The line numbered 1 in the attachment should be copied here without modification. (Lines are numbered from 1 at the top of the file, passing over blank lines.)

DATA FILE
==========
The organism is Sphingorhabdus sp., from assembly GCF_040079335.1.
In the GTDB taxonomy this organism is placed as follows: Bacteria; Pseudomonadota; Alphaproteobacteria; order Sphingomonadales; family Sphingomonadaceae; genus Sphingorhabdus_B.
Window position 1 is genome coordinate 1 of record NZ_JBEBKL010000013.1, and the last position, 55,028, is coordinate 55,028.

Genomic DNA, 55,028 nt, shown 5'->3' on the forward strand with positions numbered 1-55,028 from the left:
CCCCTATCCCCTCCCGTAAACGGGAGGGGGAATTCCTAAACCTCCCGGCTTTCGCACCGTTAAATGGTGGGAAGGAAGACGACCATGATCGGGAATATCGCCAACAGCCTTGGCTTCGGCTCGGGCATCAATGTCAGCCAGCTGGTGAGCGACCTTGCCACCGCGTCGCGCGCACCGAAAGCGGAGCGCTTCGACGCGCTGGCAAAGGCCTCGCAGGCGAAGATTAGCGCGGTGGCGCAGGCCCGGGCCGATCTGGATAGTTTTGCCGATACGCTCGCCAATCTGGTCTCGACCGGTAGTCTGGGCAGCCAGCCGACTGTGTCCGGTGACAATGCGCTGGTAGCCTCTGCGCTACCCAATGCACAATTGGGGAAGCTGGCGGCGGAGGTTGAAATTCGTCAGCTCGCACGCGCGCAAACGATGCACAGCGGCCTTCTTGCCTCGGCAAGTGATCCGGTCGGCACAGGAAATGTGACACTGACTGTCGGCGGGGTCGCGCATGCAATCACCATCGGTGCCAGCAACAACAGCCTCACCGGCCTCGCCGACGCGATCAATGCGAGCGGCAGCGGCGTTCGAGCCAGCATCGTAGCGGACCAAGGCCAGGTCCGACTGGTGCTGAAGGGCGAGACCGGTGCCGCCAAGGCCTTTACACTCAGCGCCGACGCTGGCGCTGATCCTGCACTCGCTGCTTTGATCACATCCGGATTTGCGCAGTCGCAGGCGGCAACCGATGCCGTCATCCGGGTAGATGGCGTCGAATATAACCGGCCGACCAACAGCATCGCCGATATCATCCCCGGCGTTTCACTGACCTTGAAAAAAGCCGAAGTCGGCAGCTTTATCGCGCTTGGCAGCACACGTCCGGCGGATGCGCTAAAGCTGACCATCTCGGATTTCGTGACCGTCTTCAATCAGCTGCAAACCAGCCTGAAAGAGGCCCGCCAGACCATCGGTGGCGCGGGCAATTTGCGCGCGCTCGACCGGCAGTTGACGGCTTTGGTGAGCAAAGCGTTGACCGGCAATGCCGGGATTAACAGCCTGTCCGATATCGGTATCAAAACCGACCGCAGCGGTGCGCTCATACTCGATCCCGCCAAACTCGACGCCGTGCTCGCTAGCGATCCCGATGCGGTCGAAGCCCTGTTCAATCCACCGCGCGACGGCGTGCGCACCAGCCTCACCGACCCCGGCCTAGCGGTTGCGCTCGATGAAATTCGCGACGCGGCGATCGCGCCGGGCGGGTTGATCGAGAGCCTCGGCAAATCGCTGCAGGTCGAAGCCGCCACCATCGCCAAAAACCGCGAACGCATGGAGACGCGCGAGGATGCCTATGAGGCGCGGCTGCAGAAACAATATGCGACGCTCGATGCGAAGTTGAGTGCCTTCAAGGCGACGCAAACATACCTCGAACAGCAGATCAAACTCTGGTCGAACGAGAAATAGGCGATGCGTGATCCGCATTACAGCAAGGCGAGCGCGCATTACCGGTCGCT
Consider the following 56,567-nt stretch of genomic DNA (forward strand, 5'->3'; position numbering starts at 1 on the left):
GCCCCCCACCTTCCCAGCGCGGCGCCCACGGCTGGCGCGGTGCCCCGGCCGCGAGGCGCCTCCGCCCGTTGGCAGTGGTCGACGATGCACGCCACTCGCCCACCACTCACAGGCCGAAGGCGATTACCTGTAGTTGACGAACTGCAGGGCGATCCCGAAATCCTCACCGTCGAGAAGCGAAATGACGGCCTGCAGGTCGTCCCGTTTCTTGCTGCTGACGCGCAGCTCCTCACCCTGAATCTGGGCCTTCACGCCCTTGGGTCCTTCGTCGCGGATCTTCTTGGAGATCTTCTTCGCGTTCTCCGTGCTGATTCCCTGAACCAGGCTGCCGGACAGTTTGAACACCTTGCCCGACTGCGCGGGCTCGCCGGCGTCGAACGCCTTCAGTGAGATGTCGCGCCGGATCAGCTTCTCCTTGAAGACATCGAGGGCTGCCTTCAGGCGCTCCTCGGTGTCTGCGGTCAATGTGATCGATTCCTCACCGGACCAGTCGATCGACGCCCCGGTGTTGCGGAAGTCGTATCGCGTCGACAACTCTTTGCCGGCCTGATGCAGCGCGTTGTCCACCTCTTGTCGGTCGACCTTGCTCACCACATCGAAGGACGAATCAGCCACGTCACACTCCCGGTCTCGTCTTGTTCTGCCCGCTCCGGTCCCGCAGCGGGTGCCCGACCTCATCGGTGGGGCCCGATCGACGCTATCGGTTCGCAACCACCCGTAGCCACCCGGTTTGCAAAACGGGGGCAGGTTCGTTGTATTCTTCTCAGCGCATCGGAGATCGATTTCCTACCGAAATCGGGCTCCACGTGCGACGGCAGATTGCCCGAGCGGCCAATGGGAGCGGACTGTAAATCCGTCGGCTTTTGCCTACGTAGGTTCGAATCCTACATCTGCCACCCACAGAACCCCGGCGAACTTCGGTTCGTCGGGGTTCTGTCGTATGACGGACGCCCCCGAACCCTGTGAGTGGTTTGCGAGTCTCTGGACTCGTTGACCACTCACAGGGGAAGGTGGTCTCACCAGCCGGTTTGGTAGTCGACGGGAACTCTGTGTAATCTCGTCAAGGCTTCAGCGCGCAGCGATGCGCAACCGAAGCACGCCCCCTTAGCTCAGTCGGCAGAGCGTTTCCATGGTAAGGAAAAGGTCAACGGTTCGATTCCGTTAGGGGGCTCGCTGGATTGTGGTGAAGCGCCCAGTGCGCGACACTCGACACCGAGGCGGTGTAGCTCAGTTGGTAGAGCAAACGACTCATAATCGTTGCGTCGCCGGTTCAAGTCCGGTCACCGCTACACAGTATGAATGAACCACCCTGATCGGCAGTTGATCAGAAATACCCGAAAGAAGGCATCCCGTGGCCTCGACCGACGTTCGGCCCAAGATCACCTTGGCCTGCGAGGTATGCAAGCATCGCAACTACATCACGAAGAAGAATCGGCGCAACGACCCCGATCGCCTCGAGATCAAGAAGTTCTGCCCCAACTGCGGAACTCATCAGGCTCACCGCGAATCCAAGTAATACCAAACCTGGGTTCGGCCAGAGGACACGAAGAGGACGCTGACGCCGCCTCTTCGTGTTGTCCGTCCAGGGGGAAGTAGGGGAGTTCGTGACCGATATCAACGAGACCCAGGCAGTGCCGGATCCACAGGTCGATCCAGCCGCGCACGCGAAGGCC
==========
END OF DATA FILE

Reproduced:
The organism is Sphingorhabdus sp., from assembly GCF_040079335.1.